House of Commons Hansard #19 of the 40th Parliament, 3rd Session. (The original version is on Parliament's site.) The word of the day was trade.

Topics

Canada-Jordan Free Trade Act
Government Orders

4:50 p.m.

Bloc

Serge Cardin Sherbrooke, QC

Mr. Speaker, I rise today to address Bill C-8, which is the exact replica of Bill C-57, that was introduced before the prorogation imposed by the Conservative government.

This bill includes the act to implement the free trade agreement between Canada and Jordan, the agreement on the environment and the agreement on labour cooperation. These are three very important elements. Generally speaking, agreements on the environment and on labour laws are side agreements. As is implied by the term, side documents are separate agreements. So, there is not a lot of interface between the free trade agreement and the agreements on the environment and on labour.

Jordan is a small country landlocked in the Middle East. It is surrounded by Syria to the north, by Irak to the northeast, by Saudi Arabia to the east and south, and by Israel and the West Bank to the west. It covers an area slightly larger than that of New Brunswick and Prince Edward Island together, and it has a population of about 5.1 million people.

Jordan has one of the smallest economies in the Middle East. In terms of purchasing power parity, Jordan's gross domestic product in 2008 was $31.7 billion in U.S. dollars, which compares to that of the Honduras, Nepal and Turkmenistan. One wonders why Canada is committed to negotiating free trade agreements with such small countries.

Jordan ranks 14th among Canada's top trading partners in the Middle East, with a share of 0.7% of the regional trade. We do business with Jordan to the tune of about $9.2 million. Canadian exports to Jordan total $76.8 million, while imports from that country amount to $15.4 million. If we use this 0.7% in relation to Canada's GDP, we get the figure of 0.00575%, which is very small.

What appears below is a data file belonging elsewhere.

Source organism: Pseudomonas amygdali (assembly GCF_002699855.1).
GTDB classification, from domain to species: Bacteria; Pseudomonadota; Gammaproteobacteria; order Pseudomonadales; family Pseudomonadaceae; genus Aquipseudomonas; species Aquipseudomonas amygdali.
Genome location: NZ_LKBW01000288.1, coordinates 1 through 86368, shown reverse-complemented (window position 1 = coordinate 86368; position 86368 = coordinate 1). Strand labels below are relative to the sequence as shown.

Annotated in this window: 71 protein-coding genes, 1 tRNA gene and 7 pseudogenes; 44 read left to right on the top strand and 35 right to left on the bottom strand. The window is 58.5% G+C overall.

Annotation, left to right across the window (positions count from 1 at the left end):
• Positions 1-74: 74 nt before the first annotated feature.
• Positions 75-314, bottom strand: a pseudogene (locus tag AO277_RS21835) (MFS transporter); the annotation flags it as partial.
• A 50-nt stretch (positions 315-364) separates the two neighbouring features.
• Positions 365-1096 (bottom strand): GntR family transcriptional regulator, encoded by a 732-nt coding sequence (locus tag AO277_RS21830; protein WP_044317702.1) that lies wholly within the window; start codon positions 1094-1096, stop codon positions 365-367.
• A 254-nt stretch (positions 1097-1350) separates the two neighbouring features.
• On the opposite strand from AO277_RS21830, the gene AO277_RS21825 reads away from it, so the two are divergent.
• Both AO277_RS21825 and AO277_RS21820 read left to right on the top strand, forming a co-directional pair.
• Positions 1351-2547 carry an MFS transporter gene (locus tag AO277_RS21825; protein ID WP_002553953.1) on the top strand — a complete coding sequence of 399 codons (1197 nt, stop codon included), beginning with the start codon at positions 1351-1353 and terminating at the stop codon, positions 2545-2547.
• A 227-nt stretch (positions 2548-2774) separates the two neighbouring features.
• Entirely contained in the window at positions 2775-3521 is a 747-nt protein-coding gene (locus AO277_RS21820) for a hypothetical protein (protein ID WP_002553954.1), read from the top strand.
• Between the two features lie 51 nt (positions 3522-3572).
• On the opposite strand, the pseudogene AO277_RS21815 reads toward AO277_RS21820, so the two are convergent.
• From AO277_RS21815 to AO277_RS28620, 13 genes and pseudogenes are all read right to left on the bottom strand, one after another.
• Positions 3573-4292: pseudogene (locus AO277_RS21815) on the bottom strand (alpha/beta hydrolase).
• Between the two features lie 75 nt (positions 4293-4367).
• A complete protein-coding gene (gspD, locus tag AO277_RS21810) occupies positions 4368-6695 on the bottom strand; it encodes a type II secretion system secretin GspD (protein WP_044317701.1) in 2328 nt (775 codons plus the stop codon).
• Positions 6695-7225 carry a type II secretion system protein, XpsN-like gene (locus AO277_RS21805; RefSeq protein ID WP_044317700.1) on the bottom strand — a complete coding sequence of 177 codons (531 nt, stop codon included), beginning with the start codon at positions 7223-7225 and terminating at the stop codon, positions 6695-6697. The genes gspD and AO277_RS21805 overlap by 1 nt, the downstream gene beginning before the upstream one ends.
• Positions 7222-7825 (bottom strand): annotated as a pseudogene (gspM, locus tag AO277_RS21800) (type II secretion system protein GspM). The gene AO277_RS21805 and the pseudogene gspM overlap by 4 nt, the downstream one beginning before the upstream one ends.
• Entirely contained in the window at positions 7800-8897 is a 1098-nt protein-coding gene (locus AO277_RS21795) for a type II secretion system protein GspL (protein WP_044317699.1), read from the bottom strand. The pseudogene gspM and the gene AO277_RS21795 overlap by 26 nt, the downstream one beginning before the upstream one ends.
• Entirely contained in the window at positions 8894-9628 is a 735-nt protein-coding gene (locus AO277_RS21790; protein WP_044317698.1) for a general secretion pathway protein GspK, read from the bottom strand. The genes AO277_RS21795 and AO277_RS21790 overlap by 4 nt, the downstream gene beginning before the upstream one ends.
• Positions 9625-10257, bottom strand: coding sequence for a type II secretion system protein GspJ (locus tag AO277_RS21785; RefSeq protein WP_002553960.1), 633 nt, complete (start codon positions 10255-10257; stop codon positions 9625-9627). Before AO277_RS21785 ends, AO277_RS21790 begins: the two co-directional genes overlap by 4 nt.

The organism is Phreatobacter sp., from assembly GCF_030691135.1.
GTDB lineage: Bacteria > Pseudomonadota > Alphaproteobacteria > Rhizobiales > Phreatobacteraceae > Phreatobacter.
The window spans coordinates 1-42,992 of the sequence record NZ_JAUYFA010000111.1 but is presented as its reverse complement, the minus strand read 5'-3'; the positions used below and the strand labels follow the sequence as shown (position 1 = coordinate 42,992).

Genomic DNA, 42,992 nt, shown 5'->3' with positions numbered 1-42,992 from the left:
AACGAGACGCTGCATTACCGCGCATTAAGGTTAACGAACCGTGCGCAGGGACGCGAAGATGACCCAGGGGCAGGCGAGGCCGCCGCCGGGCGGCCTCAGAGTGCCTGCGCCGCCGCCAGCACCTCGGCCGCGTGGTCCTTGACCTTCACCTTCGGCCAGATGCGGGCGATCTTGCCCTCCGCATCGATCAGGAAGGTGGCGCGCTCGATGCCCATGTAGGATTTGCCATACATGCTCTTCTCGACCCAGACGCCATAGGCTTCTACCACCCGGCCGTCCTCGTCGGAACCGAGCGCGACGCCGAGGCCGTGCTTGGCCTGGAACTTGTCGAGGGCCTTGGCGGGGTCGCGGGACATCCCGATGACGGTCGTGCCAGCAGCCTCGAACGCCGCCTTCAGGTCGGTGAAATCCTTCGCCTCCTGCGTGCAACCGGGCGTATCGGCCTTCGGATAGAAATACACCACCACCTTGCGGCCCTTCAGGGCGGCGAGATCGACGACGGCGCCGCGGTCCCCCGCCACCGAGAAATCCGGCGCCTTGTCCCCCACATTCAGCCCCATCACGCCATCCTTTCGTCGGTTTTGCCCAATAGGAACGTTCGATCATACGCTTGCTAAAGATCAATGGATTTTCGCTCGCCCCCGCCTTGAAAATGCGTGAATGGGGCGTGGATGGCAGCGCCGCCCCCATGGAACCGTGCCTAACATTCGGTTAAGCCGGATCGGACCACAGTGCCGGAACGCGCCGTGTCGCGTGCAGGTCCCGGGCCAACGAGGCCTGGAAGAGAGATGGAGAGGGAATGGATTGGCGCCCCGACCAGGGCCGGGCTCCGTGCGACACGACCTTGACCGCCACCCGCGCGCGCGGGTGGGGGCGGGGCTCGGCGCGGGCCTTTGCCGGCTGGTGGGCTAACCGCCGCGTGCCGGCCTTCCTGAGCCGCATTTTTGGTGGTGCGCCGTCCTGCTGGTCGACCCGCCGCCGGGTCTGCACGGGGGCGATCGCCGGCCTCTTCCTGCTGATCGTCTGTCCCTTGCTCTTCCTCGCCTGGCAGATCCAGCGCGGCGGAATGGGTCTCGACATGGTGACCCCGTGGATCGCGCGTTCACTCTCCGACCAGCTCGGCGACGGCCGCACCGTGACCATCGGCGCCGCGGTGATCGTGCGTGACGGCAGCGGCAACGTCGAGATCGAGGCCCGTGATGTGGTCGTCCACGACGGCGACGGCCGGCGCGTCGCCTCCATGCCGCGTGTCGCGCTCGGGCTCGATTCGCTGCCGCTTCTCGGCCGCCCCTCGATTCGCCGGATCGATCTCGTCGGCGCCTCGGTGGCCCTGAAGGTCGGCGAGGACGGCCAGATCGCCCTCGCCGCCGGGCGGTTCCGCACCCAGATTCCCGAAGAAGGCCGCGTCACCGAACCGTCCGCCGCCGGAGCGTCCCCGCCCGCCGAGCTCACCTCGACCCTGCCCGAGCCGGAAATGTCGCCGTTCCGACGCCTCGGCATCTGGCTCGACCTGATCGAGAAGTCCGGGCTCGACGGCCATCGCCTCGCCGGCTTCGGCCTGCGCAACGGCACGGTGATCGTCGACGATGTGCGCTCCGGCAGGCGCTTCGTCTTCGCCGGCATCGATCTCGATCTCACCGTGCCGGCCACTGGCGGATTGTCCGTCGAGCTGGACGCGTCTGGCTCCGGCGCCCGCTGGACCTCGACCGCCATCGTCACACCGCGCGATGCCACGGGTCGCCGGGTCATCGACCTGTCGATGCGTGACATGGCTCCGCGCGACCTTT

Canada's main exports to Jordan are paper and paper products, which total $17.5 million and represent 22.8% of all exports. Exports of copper and copper products and root vegetables and tubers total $8.3 million and account for 10.8% of exports.

Exports have risen slightly since 2003. Canadian products represent 76.8% of exports to Jordan, and 61.5% of those products are easily identifiable. I am sorry, but I do not have any information about the remaining exports.

Canadian imports from Jordan include clothing. Clothing imports total $6.9 million and account for 45.1% of all imports from Jordan.

This shows very clearly the importance of the Jordanian market to Canada. We can easily see that this is not really a free trade agreement focused on trade or business; it is mainly a political agreement. The Bush administration signed an agreement with Jordan, so naturally the Conservatives want to follow suit and sign a free trade agreement with Jordan.

The Bloc Québécois has been saying for a long time that bilateral agreements are not necessarily the best way of doing business with other countries. Basically, every country's goal is to sign agreements with other countries. If we trade with 200 other countries, then eventually we will end up with 200 different agreements that will be better for some countries than others, depending on what one country is hoping to gain from another. This creates inequalities and often, unfortunately, causes a downward spiral when it comes to things like social conditions, labour conditions—including wages—and the environment, all of which the Bloc Québécois considers extremely important. These are all factors that make people willing to commit to a job in order to earn an honest living, which they do not do everywhere, because trade liberalization is important. People need other countries to supply them with the resources they do not have at home, but there are ways of going about getting those resources. We should not be trying to sign free trade agreements just for the sake of signing them, even if they are not very significant.

Jordan essentially represents a very small market and a very low export volume.